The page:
A New Kind of Burger -or- Making Things Better Than the Original to Nix Nostalgia

26 Oct

In all honesty, I never thought I’d find myself writing a food blog. I don’t consider myself the type with such a fine-tuned palate that I could be overtly critical of restaurants, New York Times style. With such an ineptitude in this department, I never imagined flaunting my opinion of other people’s cooking around the internet and settled instead on providing the rare, pithy review on Yelp. On the home front, I’m not particularly inventive in the kitchen to the point where I’d put up my own recipes, at least not before this point in my newly WCRS-free life. Most of my shots-in-the-dark have either failed miserably or been so simplistic that they would not register as any sort of culinary achievement. That’s not to say I’m not daring with my cooking. I’ve gotten soufflés to rise, I’ve perfected the art of rare-cooked steak, I’ve successfully “candied” without a thermometer. But in terms of my own invention I struggle with ingredient proportion, I rarely deviate from the “noble meats”, chicken and beef, and I end up pitching more that I am able to enjoy. However, I find myself increasingly altering recipes now to the point where I can no longer call them someone else’s. It’s sort of a point of pride for me, and in the case of tonight’s burger, born of necessity.

I’ll preface this by saying that I fully intended to put up my altered “Apricot Glazed Chicken” recipe, a newfound crock pot concoction which was sure to be foolproof. Needless to say, I’m the 1 in 10 that screwed up a crock pot recipe, a blunder that found me with a dish full of what pavers typically use to seal driveways. On a Monday night after class I was left with nothing for dinner and only a few ingredient with which to come up with something.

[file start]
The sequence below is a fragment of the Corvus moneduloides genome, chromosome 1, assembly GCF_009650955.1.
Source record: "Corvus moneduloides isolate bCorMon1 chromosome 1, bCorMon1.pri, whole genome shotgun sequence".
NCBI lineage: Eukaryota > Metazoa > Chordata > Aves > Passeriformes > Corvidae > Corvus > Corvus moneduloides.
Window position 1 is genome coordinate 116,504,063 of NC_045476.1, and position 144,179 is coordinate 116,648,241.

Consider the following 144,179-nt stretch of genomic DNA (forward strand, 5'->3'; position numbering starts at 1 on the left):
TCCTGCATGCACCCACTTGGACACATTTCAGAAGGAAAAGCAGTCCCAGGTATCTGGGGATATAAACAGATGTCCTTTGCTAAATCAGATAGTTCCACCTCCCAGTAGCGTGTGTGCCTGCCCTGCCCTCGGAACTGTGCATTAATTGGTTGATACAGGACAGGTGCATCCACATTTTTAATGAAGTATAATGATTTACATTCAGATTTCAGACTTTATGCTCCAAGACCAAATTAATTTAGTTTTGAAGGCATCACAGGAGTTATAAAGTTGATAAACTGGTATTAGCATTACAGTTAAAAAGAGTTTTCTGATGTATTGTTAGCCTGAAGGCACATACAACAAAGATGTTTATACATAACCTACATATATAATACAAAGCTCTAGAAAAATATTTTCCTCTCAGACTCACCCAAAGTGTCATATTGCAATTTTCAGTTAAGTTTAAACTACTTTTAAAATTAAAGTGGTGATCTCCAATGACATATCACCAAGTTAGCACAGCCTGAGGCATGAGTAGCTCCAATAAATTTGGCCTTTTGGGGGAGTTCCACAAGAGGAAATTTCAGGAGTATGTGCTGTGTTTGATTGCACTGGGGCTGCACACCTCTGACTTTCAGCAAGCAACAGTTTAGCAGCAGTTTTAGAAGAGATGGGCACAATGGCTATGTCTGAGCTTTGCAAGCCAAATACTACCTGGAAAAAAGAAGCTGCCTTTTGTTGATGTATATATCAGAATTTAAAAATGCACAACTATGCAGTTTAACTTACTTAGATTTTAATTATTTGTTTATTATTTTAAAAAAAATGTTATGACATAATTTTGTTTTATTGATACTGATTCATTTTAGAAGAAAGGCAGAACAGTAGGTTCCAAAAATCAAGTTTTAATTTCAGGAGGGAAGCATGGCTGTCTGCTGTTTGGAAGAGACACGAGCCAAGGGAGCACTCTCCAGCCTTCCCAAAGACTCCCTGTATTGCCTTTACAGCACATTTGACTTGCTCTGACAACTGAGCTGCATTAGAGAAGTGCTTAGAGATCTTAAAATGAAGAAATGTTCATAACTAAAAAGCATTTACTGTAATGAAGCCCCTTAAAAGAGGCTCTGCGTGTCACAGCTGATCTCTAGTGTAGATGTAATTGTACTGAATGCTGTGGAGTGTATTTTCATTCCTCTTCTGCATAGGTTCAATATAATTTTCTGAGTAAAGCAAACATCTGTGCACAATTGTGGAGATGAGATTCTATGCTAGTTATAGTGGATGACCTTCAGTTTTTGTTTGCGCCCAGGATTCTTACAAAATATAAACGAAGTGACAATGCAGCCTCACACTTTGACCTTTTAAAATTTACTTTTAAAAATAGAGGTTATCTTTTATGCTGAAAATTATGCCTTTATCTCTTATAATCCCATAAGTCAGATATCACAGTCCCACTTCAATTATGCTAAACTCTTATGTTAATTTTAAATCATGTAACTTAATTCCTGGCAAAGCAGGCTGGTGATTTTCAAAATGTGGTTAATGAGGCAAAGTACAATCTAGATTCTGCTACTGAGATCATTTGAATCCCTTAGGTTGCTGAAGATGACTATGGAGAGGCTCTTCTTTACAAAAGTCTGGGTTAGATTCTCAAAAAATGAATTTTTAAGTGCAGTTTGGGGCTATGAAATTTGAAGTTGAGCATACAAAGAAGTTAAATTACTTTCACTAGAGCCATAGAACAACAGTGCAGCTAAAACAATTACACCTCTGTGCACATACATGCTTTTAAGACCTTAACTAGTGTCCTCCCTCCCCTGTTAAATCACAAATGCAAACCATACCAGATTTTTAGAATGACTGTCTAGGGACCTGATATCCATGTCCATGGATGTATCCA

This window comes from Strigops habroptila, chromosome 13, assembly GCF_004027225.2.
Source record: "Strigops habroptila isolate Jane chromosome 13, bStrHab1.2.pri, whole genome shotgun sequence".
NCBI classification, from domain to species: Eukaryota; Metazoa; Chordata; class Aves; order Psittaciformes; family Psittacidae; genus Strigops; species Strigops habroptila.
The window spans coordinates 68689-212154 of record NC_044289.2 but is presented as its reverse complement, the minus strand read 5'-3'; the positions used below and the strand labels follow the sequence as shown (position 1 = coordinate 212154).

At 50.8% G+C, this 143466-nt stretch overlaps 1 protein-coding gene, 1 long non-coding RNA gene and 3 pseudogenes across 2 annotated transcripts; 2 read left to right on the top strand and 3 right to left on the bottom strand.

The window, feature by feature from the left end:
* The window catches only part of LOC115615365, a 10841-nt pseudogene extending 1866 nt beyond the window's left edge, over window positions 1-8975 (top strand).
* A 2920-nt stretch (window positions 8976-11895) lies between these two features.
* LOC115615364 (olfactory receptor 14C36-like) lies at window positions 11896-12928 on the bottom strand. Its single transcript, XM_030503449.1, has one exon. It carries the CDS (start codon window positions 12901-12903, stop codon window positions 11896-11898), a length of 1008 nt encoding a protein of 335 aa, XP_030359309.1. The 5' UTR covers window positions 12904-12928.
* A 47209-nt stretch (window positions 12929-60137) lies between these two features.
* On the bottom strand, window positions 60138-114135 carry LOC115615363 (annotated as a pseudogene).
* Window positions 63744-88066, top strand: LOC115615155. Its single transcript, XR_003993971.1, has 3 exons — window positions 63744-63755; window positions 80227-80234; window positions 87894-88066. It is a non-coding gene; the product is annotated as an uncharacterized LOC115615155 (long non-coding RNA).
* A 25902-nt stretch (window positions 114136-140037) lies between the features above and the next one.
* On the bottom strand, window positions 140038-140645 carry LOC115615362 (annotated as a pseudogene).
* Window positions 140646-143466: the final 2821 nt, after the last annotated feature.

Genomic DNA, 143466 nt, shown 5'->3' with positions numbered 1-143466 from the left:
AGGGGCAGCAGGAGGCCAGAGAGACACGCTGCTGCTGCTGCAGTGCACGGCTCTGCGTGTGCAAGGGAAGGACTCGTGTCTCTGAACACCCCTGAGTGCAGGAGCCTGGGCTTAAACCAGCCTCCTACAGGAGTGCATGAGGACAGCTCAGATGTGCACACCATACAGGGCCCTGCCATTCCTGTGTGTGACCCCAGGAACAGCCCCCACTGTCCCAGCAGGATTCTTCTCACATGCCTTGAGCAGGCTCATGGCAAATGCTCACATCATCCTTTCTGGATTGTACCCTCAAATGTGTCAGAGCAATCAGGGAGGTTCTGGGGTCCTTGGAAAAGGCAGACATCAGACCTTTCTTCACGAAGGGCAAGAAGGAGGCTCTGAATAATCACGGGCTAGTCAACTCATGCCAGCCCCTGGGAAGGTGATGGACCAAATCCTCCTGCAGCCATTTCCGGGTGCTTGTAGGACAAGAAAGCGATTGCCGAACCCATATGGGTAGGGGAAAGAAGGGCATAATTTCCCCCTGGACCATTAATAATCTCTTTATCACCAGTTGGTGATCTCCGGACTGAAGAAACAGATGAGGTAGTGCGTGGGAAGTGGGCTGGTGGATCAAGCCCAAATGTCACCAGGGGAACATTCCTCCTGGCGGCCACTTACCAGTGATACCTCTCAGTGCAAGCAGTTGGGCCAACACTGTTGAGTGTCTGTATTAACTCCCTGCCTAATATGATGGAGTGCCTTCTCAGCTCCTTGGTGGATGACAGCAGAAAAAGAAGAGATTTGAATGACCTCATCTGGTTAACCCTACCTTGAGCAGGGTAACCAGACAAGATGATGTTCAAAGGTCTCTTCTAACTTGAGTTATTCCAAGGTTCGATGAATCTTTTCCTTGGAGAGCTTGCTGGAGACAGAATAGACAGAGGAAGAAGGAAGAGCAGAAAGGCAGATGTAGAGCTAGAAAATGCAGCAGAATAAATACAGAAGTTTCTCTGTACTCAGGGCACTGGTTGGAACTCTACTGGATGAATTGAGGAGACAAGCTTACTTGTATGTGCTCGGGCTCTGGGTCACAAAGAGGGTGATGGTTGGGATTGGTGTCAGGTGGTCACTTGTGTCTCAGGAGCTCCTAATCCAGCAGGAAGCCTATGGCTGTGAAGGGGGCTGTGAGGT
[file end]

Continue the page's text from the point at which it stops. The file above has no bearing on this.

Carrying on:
With burgers being one of the foods Tre attested to missing the most, I decided that tonight would be the night to throw together my attempt at a burger recipe. I always encourage Tre to think of the positives and not dwell on what he can’t have. But for his top few things that he cannot live without — burgers being one — I decided to take his mind off it all together and create a substitute that would be surely better than the original, enough so to kick nostalgia to the curb. It would of course have to be bun-less, but what is so interesting about a burger on a plate? Harkening back to a Jewish open-mic night at a local coffee shop and a song “Bubby bring the kanish cart around” I decided to give latke a try as a bun-substitute. In addition to the latke bun, I dug into the pantry for some other fun burger toppers and decided to use some leftover swiss cheese (cheese being a new diet staple for Tre), a vidalia onion that had sprouted, and some guacamole that I’d made the night before for snacking. The results were impressive, and by far the highest-rated dish, according to Tre, since consciously cooking WCRS-free.

Latke (adapted from Potato Latke recipe)

  • 2 cups peeled, shredded potatoes
  • 1 tbsp minced onion
  • 3 eggs, beaten
  • 2 tbsp garbanzo bean flour
  • 1-1/2 tsp salt
  • 1/2 cup olive oil for frying
  • Directions

    1. Place the potatoes in a cheesecloth and wring, extracting as much moisture as possible.
    2. In a medium bowl stir the potatoes, onion, eggs, flour and salt together.